In it, but not of it. TPM DC

PHILADELPHIA -- Whenever a speaker on stage Monday night mentioned Hillary Clinton, an impassioned Bernie Sanders delegate from Wisconsin reached into the air with a black and white sign that simply said “no.” The man next to him flung his “Thank You Bernie T-shirt” into the air as if he were flying his flag.

When Sanders rose to speak in prime time, the crowd erupted in applause so loud Sanders struggled to drown out the crowd and actually get started.

"I understand that many people here in this convention hall and around the country are disappointed about the final results of the nominating process. I think it’s fair to say that no one is more disappointed than I am," Sanders said. "But to all of our supporters – here and around the country – I hope you take enormous pride in the historical accomplishments we have achieved."

For the most part, by the time the primetime programming rolled around, the mood among Bernie Sanders supporters in the Wells Fargo Center was mellowing. But the earlier protests, the contentious delegate meetings, and disruptions of early floor speeches threatened Democratic aims for unity on day one of their convention. It was undeniable that even after Sanders endorsed Hillary Clinton, his delegates weren’t all ready to.

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Rep. Keith Ellison (D-MN) is urging Bernie Sanders supporters at the Democratic convention to come together and rally behind Hillary Clinton or risk electing Donald Trump.

As Sanders delegates hint they could walk out on Clinton's acceptance speech at the Democratic convention, Ellison – who endorsed Sanders– is urging them to think about the bigger picture.

"I am just saying the logic of playing spoiler to the advantage of Trump does not make any sense to me if you call yourself a Bernie supporter," Ellison told TPM in a phone interview Monday.

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CLEVELAND – As the Republican convention came to a close Thursday night, the resounding feeling on the convention floor, in the halls and parties within the arena was that Donald Trump – an anti-politician, a man who shattered the ceiling of political correctness and prescribed policies that the establishment in his own party have argued would fundamentally reshape the country – was the unifying answer to a vast and yet vague anger and anxiety penetrating the Republican Party.

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CLEVELAND- The shock was still wearing off Thursday afternoon as Republican lawmakers at the convention were contending with the reality that the brightest part of their convention – the selection of conservative Indiana Gov. Mike Pence to be vice president – had been overshadowed by their routinely rogue colleague Sen. Ted Cruz (R-TX).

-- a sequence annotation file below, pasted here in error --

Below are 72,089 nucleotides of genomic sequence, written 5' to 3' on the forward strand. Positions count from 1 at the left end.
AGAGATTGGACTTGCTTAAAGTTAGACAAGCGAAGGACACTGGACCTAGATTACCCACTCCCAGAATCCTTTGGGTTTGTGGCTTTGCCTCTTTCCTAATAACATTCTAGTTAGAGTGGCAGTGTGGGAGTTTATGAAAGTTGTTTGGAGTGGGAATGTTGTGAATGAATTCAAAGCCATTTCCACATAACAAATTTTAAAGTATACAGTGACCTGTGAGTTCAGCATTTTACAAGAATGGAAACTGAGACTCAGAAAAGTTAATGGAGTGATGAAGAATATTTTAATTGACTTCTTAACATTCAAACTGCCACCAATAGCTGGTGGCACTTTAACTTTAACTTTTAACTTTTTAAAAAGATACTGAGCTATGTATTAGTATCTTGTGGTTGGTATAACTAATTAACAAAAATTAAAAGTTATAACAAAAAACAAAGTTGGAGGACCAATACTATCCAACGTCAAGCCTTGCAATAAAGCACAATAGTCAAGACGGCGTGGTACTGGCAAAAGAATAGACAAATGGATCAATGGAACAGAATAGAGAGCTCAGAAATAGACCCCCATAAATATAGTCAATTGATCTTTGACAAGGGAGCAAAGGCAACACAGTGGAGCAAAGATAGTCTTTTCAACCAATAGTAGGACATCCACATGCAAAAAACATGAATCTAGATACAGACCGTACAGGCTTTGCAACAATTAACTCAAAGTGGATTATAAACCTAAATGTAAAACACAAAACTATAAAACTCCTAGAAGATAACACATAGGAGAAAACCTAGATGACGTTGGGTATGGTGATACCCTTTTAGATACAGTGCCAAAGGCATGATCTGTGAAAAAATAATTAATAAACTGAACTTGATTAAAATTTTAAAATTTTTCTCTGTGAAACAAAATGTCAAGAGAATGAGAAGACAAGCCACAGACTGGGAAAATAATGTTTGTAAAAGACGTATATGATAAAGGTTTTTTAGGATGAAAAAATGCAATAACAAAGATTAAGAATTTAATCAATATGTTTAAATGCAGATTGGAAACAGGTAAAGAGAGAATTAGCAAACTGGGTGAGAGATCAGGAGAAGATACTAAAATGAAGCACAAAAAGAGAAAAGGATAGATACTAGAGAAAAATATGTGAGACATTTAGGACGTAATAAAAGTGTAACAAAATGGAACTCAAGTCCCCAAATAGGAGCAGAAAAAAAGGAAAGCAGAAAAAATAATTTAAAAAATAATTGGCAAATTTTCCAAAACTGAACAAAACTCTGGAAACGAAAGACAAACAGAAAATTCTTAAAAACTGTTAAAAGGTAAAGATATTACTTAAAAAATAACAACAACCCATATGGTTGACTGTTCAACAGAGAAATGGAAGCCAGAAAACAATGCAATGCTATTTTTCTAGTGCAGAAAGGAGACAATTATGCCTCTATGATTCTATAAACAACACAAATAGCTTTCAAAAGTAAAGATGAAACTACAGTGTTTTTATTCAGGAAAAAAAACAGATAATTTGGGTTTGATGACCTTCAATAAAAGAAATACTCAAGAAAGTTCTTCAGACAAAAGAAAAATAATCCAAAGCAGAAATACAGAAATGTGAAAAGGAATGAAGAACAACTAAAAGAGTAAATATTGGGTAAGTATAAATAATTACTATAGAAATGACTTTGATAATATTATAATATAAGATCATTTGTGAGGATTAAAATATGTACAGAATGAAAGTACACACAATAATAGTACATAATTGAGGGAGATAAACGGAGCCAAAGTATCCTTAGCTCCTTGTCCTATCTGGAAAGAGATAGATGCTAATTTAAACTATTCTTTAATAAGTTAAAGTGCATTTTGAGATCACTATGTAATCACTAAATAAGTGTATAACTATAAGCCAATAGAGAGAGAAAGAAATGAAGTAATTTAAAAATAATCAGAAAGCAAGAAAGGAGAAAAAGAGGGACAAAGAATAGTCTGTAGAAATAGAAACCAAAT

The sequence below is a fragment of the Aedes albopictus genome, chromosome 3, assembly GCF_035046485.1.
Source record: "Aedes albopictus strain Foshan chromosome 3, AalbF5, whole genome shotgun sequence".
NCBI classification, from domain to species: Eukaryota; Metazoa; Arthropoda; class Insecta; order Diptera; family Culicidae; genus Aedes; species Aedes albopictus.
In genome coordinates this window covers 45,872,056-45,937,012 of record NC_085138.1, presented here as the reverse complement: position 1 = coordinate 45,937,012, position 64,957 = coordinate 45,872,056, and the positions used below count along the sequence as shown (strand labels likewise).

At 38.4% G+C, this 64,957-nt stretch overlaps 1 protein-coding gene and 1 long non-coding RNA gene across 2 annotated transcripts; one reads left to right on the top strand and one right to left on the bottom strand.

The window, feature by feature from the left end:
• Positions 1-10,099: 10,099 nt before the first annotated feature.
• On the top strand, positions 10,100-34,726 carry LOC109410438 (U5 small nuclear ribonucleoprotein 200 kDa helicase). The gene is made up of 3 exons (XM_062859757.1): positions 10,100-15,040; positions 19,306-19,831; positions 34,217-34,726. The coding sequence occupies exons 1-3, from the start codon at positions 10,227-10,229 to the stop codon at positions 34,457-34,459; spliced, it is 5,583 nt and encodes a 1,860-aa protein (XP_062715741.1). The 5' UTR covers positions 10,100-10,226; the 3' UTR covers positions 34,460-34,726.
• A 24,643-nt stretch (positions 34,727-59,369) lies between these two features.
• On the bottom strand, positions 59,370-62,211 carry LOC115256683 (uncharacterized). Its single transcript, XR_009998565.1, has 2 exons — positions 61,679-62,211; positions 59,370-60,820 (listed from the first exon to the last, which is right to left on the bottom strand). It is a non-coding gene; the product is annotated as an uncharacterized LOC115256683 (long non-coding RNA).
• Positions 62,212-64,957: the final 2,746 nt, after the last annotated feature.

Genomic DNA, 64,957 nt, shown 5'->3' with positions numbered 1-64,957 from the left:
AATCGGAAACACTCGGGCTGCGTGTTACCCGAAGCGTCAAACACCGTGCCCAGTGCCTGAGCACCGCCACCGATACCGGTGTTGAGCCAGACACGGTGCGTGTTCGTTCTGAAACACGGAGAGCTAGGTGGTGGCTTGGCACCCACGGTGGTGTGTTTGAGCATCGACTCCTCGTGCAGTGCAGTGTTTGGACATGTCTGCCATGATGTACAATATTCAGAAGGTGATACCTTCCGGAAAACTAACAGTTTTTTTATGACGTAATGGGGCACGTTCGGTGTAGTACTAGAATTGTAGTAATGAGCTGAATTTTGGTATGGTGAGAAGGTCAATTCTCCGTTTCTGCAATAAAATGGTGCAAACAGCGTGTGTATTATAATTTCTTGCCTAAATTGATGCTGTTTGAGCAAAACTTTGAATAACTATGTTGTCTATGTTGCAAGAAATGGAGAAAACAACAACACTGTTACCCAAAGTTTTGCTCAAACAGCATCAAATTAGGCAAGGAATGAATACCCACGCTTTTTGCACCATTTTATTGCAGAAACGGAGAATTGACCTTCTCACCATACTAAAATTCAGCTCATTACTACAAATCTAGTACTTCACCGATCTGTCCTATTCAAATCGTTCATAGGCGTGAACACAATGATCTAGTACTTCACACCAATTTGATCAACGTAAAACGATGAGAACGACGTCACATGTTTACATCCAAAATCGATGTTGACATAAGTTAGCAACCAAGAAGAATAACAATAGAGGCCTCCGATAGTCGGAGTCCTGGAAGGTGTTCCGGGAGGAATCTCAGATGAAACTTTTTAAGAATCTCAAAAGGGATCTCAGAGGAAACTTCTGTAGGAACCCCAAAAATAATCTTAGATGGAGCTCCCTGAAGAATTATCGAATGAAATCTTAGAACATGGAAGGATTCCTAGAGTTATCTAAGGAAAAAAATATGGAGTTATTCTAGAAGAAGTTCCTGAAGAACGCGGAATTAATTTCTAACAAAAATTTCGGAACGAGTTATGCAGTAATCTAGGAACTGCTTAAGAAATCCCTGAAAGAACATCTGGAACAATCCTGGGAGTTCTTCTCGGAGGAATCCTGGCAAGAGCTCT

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A former ambassador to NATO said Thursday that Donald Trump's hesitance about supporting NATO allies against Russian aggression was "disturbing" and that his comments will cause anxiety in Europe about the United States' commitment to its allies.

"It was a shocking statement. It was reckless and deeply unwise," R. Nicholas Burns, who served as ambassador to NATO under President George W. Bush, told TPM. Burns is a career foreign service officer who served in the state department under Presidents Bill Clinton and Bush. He is now a professor at Harvard and serves as an adviser to Hillary Clinton.

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CLEVELAND – The religious right hasn’t got much play on the big stage of the GOP convention. To find the heart of the social conservative movement in Cleveland this week, you had to head to a luncheon at a steakhouse a few blocks away.

The lunch, sponsored by the Family Research Council Action and the anti-abortion group Susan B. Anthony List, served as a shadow convention of sorts. While many elected officials have shunned speaking slots at the convention, the stage at the two-hour luncheon featured three current or former governors, a senator, two U.S. representatives and a barbershop quartet. Their message, delivered in harmony: The thrice-married, dirty-mouthed New York-based reality TV star at the top of the Republican ticket has put nary a dint in their long-term political and policy agenda.

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CLEVELAND – If it were a typical Republican convention, the convention speaker might attack Hillary Clinton's position on immigration, her record on health care, her plan to grow the economy.

In 2016, the GOP is accepting a new refrain to beat their opponent: "Lock Her Up."

As the Republican Party struggles to heal itself after a divisive, year-long primary that culminated in the nomination of Donald Trump, Republicans are finding it easier to rail against Clinton than rally around their own nominee.

"I think it just creates a sense of camaraderie that people are on the same page. I don't think anybody really expects that to happen," Ben Carson told TPM.

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CLEVELAND – The attendees of the GOP convention were thrown for a loop Wednesday evening when Sen. Ted Cruz (R-TX) finished his primetime speech without an endorsement for Donald Trump. Some delegates were willing to compliment the remarks, and a few even praised the GOP primary's second-place finisher for sticking to his guns. But many delegates felt betrayed by Cruz's gambit, which they say proved why he fell short in his effort to defeat Trump and even jeopardized his standing with the party in the future.

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